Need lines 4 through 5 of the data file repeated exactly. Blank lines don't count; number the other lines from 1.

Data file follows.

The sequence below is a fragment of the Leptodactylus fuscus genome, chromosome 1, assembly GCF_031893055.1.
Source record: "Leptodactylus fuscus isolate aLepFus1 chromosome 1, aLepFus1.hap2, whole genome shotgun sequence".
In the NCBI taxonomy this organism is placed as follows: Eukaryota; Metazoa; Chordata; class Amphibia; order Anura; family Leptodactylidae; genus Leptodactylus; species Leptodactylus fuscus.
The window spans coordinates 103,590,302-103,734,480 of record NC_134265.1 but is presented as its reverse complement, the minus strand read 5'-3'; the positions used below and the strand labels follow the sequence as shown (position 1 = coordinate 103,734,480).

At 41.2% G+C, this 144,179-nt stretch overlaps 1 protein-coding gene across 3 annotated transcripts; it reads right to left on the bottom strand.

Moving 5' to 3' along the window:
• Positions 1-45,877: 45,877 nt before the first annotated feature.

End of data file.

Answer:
The window spans coordinates 103,590,302-103,734,480 of record NC_134265.1 but is presented as its reverse complement, the minus strand read 5'-3'; the positions used below and the strand labels follow the sequence as shown (position 1 = coordinate 103,734,480).

At 41.2% G+C, this 144,179-nt stretch overlaps 1 protein-coding gene across 3 annotated transcripts; it reads right to left on the bottom strand.